First responders offer Halloween safety tips

rlurye@islandpacket.comOctober 30, 2013 

Sara Ference walks her children Keaton, left, and Mackenizie, walk down Bay Street during Main Street Beaufort, USA's trick-or-treating in 2011.

FILE — Staff photo

At the end of every block, all that stands between children and their next piece of Halloween candy is a dark street crossing.

It's best to attach a glow stick or two to a kid's costume, emergency responders say.

"You can tie them on your wrist; you can place them on their back or waist -- anything just to add a little visibility," said Burton Fire District Deputy Chief Tom Webb.

That's just one of the precautions that officers suggest to maximize safety while trick-or-treating.

Pedestrian accidents don't tend to spike on Oct. 31, but the holiday does pose an additional risk, Beaufort County firefighters and officers said. Neighborhoods that are usually quiet after dark play host to parents and children criss-crossing streets and getting in and out of cars, sometimes without giving much warning to drivers.

Last Halloween, a 13-year-old girl died after she was hit by a car just before 8:30 p.m. in an unlit Bluffton neighborhood. The H.E. McCracken Middle School student, Seaira Bre-An Boulineau, was leaving a vehicle and attempting to cross All Joy Road.

Drugs, alcohol and texting were not factors in the incident, and the 17-year-old driver did not face charges, the S.C. Highway Patrol said.

Over the years, the Burton Fire District has responded to a handful of minor pedestrian accidents on Halloween night, Webb said.

"As the adults, we have to be cognizant of the fact that there are small kids out and about, and they're not as well-disciplined about crossing roads and walking against traffic," Webb said. "And they're excited about Halloween."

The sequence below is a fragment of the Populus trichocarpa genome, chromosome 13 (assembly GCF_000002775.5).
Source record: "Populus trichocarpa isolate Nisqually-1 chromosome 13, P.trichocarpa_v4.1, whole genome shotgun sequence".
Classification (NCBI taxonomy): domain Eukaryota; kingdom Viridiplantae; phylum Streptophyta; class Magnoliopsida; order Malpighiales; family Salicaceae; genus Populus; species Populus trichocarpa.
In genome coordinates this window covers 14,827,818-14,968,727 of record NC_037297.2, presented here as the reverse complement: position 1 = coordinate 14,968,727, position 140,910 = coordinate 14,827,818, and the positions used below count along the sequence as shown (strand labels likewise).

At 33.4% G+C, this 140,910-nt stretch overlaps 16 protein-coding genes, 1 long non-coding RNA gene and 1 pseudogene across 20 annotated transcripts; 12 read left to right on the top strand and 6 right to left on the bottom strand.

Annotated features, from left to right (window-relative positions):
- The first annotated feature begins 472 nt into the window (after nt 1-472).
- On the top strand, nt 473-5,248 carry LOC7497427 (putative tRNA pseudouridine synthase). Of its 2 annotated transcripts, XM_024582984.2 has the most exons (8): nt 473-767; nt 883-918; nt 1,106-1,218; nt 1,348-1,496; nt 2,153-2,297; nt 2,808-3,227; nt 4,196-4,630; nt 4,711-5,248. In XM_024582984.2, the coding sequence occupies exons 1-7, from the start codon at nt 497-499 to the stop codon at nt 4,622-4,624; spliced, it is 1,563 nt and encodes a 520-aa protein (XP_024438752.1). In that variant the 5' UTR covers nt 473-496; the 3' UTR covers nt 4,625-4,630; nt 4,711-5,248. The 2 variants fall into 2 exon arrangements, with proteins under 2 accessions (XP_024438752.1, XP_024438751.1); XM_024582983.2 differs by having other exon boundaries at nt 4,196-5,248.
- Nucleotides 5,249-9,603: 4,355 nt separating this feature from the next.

Bluffton police Capt. Angela McCall-Tanner urges adults to be "hyper-aware" on Halloween.

"What we hope for is attentiveness and an extra effort by drivers to be aware of their surroundings while such a large number of children are outside and near the roadways," she wrote in an email.

Drivers should reduce speed and roll their windows down to better hear trick-or-treaters.

Officers suggest trick-or-treaters also find ways to stand out in the dark, such as holding flashlights, wearing light-colored costumes or tacking on reflective tape, light-up bike accessories or glow sticks.

For the most part, parents and trick-or-treaters have been playing it safe, according to Randy Hunter, spokesman for the Bluffton Township Fire District. In recent years, the district has seen fewer accidents, he said.

"Usually it's pretty calm," Hunter said. "It is an issue, but more people are educated and know what to do and what to be aware of."

Follow reporter Rebecca Lurye on Twitter at twitter.com/IPBG_Rebecca.

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